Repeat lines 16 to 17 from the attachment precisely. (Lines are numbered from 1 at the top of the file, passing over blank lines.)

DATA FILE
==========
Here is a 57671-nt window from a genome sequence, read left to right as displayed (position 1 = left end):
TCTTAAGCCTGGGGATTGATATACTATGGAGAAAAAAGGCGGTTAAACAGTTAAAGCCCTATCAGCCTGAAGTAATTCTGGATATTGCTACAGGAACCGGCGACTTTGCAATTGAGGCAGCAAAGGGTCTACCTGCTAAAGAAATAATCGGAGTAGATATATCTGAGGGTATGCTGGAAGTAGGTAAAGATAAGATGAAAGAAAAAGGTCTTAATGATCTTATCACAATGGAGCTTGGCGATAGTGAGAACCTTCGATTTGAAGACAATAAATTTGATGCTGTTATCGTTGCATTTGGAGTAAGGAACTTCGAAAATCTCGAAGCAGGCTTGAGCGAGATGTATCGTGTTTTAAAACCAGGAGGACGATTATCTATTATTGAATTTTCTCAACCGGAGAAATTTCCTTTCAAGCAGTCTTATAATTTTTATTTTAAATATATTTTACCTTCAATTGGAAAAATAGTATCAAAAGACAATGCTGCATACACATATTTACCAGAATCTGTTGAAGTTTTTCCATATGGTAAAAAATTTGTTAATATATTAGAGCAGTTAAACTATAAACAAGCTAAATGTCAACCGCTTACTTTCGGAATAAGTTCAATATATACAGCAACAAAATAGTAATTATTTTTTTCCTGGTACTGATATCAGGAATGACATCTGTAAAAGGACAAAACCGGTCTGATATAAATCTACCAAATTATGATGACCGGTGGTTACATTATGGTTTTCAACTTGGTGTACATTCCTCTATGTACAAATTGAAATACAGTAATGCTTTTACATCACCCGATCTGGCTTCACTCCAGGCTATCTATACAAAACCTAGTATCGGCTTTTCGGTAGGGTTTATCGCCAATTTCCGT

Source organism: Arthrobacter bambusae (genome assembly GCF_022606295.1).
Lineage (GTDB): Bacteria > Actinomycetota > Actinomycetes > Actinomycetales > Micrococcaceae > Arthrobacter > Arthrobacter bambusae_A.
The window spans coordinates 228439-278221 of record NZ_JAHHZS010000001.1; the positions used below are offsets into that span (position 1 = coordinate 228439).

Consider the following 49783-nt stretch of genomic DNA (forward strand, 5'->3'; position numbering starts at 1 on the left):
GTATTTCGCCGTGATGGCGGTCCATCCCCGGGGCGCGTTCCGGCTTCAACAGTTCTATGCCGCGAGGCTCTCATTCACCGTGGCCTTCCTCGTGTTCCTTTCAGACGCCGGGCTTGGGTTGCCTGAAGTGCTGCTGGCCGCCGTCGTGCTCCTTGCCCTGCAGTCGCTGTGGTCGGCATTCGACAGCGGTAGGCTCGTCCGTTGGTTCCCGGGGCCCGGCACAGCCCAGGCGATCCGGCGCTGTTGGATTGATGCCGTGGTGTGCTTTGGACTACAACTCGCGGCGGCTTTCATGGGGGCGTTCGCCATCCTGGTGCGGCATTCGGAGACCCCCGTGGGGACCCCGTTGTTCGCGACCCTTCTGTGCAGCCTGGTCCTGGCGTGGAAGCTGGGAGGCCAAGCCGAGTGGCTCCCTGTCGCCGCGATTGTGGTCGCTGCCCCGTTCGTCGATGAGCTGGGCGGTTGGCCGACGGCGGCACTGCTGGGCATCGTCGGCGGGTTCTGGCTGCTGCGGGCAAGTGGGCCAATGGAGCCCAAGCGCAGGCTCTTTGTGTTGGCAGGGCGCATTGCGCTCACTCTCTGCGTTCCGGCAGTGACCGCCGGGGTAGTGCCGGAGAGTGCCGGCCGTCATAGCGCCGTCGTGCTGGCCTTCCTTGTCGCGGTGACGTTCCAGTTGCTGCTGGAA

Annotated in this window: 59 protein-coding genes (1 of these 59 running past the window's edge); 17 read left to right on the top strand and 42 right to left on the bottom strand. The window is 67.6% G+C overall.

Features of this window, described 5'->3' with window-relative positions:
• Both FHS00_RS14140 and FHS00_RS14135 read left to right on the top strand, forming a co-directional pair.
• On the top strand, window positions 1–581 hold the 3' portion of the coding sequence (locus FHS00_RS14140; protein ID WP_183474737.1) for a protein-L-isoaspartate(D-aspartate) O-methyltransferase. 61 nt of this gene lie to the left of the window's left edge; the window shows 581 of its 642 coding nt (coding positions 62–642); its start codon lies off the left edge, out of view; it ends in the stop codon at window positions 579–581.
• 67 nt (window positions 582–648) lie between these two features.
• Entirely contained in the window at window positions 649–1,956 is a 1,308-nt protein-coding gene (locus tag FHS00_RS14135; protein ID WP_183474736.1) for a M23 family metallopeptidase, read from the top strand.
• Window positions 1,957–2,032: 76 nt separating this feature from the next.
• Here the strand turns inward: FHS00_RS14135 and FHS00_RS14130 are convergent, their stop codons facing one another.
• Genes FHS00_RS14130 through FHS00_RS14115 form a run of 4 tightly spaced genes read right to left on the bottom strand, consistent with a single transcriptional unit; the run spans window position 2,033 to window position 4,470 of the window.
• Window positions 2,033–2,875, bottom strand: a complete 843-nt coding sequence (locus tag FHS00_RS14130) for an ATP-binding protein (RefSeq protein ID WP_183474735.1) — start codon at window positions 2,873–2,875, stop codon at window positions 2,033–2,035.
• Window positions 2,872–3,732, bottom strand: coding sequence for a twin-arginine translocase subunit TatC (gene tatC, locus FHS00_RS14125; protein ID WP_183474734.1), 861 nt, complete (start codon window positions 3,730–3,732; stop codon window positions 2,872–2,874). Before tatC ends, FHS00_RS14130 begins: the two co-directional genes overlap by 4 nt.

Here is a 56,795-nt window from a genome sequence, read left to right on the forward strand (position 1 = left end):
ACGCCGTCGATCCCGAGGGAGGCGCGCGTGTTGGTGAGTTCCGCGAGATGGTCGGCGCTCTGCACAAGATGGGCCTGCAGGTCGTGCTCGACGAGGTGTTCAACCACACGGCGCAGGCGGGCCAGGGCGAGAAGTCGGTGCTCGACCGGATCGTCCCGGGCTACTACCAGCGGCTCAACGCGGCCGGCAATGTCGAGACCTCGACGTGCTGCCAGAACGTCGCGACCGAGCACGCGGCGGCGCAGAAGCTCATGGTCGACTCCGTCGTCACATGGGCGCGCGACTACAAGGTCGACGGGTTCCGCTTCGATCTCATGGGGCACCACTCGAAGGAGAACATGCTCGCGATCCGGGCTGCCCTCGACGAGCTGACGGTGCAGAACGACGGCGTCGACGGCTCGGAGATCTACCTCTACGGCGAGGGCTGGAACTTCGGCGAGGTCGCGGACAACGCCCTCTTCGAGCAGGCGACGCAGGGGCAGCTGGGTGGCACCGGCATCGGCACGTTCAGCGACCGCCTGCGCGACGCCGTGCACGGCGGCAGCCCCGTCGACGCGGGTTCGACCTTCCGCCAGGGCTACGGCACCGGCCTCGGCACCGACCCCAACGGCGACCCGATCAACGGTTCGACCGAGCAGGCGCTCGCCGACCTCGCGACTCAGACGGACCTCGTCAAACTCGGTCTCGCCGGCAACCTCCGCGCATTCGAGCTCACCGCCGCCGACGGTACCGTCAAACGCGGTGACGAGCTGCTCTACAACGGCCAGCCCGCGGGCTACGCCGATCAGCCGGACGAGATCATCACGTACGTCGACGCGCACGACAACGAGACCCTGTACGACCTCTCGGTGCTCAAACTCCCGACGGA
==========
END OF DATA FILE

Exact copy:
• Genes FHS00_RS14130 through FHS00_RS14115 form a run of 4 tightly spaced genes read right to left on the bottom strand, consistent with a single transcriptional unit; the run spans window position 2,033 to window position 4,470 of the window.
• Window positions 2,033–2,875, bottom strand: a complete 843-nt coding sequence (locus tag FHS00_RS14130) for an ATP-binding protein (RefSeq protein ID WP_183474735.1) — start codon at window positions 2,873–2,875, stop codon at window positions 2,033–2,035.